For many years Cousy has wished he had a better relationship with Russell.  He has stayed in touch with many of his former teammates, black and white, but has only occasionally run into Russell and has continually played over the events of those years in an effort to figure out what went wrong (Russell would still occasionally call his white teammate Heinsohn and tell him "You are one of the few people I still like").  It finally broke to the surface in 2001 when Cousy did an interview with ESPN for a documentary on Russell.  Asked about racial issues, Cousy said:
"We could've done more to ease his pain and make him feel more comfortable.  I should've been much more sensitive to Russell's anguish in those days.  We'd talk - uh . . ."
And then Cousy broke down weeping.  Later, he reflected on his relationship with Russell.  After having friendships with Boston's first black players:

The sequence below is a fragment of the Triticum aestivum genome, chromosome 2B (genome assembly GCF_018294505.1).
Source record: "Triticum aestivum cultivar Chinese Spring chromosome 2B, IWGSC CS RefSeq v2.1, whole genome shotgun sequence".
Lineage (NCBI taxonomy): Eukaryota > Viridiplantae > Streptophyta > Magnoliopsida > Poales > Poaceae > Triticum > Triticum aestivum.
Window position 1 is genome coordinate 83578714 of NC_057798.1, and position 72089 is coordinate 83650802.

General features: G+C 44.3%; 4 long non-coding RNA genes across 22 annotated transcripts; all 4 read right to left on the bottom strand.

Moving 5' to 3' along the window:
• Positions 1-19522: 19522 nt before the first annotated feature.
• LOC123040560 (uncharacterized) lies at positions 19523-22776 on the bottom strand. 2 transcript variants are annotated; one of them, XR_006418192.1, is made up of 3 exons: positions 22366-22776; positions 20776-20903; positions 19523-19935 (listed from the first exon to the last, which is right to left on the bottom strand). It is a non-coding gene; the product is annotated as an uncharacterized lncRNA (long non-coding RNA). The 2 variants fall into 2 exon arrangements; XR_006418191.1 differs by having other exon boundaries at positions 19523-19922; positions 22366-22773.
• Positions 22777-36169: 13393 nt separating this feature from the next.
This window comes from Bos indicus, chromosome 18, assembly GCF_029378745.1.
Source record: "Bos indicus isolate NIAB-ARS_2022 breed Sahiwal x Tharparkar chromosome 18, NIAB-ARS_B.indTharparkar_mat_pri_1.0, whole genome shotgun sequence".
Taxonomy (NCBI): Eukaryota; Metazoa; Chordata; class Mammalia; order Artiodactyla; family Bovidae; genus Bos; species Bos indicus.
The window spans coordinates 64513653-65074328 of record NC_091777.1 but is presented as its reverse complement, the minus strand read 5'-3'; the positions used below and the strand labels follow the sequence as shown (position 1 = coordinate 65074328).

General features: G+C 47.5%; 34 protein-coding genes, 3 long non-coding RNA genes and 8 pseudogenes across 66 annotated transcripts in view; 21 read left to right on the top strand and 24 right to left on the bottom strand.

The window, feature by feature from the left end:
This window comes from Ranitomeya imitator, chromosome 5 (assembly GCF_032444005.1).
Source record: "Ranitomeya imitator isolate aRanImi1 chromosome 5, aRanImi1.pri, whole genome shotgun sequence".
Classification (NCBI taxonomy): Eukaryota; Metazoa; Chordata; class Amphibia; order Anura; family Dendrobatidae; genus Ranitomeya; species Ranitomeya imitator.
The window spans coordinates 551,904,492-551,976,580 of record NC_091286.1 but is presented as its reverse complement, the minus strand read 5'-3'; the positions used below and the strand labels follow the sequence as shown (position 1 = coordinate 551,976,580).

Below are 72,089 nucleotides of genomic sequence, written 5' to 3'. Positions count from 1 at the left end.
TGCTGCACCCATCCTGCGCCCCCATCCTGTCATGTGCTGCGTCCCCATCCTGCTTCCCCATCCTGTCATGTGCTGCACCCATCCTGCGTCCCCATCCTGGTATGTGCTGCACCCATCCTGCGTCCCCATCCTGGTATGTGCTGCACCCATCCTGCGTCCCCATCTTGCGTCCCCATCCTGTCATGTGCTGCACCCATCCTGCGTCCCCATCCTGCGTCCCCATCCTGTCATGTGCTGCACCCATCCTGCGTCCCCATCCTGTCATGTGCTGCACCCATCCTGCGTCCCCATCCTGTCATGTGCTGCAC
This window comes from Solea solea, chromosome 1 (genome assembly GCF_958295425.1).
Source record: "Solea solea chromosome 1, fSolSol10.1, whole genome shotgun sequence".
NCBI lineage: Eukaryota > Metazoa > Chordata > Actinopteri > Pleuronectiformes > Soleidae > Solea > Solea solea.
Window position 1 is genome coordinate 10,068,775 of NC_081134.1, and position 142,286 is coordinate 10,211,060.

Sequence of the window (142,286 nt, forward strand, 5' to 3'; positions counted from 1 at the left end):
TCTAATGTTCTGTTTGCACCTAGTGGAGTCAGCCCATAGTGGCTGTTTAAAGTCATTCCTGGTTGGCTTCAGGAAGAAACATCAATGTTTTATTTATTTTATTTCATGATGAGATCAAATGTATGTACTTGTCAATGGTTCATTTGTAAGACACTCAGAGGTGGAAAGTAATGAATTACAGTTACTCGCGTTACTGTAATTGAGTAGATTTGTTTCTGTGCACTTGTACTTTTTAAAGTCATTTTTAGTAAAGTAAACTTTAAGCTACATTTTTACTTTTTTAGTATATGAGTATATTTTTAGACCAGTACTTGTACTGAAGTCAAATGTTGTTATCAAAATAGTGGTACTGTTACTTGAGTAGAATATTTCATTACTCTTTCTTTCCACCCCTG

"Then I run into literally my first angry black man.  And Russ to this day is angry.  It's obvious from the get-go, and now in my Psych 101 analysis, I think this simply scared me off.  I still think it was my fault.  I'm six years older, I'm the Man.  I'm in charge.  I'm the captain.  It was my responsibility to reach out, but it intimidates me for whatever reason.  I don't know how to deal with this.  Like so many times in life, when we are unsure, or stumbling, and doing the wrong thing in establishing a relationship, I do nothing.  Obviously nothing is not good enough.  At the end of the day, Russ doesn't know how to take me, and I don't know how to take him.  We don't have any confrontation.  We get along, but it's like a couple that decides to stay together for the sake of the kids, you know?"